On the other end of the spectrum is hyperthyroidism, which is caused by too much thyroid hormone, often as a result of Graves’ disease. Supercharged production levels can lead to a domino effect of things like weight loss, anxiety, thinning hair, tremors, and muscle weakness.
Thyroid disorders are particularly tough to diagnose as there are no one-size-fits-all symptoms. People can have wildly different experiences with the same type of dysfunction, no symptoms at all, or even get diagnosed with both occurring at alternating times.
Early Signs to Watch For
With such diverse symptoms, thyroid disorders can be hard to diagnose and manage. Gigi Hadid found this out first-hand when she went public with her Hashimoto’s diagnosis in 2016. Since then, she has had to fend off body shamers who alternately think she’s too skinny or too curvy, depending on the state of her symptoms.
But despite these complications, there are a few things that doctors do agree on about the ways in which a thyroid problem may show up.
Skin: The “thyroid-skin connection” is real, experts now acknowledge, though they are still trying to figure out exactly how it works. What they do know is that the thyroid helps to promote optimal skin functioning; if the thyroid isn’t working properly, your skin is no longer able to regulate itself. Both hypothyroidism and hyperthyroidism can cause skin changes. The data suggests that these symptoms – dry, cold, or yellowing skin and puffy eyes in hypothyroidism; flushing, redness, or excessive sweating in hyperthyroidism – may be the first noticeable signs of a thyroid disorder.
Memory: There’s no reason to panic if you experience a little forgetfulness or decreased concentration, but studies do show that hypothyroidism can have a wide range of effects on cognitive functions. If you’re worried that a memory issue may be caused by more than stress or a lack of sleep, don’t be ashamed to ask a friend or a partner if they have noticed any changes.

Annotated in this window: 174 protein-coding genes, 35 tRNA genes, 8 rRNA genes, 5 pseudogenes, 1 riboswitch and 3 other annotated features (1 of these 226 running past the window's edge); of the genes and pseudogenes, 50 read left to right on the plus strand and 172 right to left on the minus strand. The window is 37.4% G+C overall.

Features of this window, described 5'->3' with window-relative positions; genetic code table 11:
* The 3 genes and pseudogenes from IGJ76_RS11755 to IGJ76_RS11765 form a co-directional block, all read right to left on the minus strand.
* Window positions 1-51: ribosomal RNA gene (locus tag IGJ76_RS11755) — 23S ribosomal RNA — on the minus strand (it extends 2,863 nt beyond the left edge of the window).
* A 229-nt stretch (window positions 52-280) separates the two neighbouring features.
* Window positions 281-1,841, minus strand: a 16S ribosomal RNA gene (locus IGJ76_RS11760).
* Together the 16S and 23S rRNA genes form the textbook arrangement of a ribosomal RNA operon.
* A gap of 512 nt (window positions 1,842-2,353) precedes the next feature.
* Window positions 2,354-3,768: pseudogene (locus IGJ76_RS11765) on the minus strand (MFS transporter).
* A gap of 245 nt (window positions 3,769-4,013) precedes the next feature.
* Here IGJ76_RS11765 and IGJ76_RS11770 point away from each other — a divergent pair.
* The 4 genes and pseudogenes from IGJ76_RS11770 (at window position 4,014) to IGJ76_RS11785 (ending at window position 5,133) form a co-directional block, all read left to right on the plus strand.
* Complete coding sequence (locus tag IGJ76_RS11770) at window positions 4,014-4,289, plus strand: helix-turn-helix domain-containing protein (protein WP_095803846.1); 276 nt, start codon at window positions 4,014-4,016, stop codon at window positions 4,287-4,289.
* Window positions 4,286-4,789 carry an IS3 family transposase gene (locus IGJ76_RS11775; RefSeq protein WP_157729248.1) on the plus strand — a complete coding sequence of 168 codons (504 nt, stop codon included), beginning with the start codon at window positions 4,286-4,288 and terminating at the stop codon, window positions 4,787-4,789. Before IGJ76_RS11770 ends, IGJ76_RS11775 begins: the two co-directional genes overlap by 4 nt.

Mood: A shift in mood is rarely the only symptom you will have, but it can be an additional signal that something is going on. Women with hypothyroidism may experience fatigue and depression, while those with hyperthyroidism may experience an increase in anxiety, restlessness, or irritability.
Fertility: Problems with your thyroid can have a significant impact on fertility. Though experts are still learning about how these disorders can affect female fertility before pregnancy, evidence shows that abnormal TSH levels in women can interfere with ovulation, implantation, and fertilization. Thyroid health is also critical to early pregnancy. A recent study found that one in five women with a history of miscarriage or trouble getting pregnant also had mild thyroid abnormalities, which is why early detection is particularly important for women who want to have children.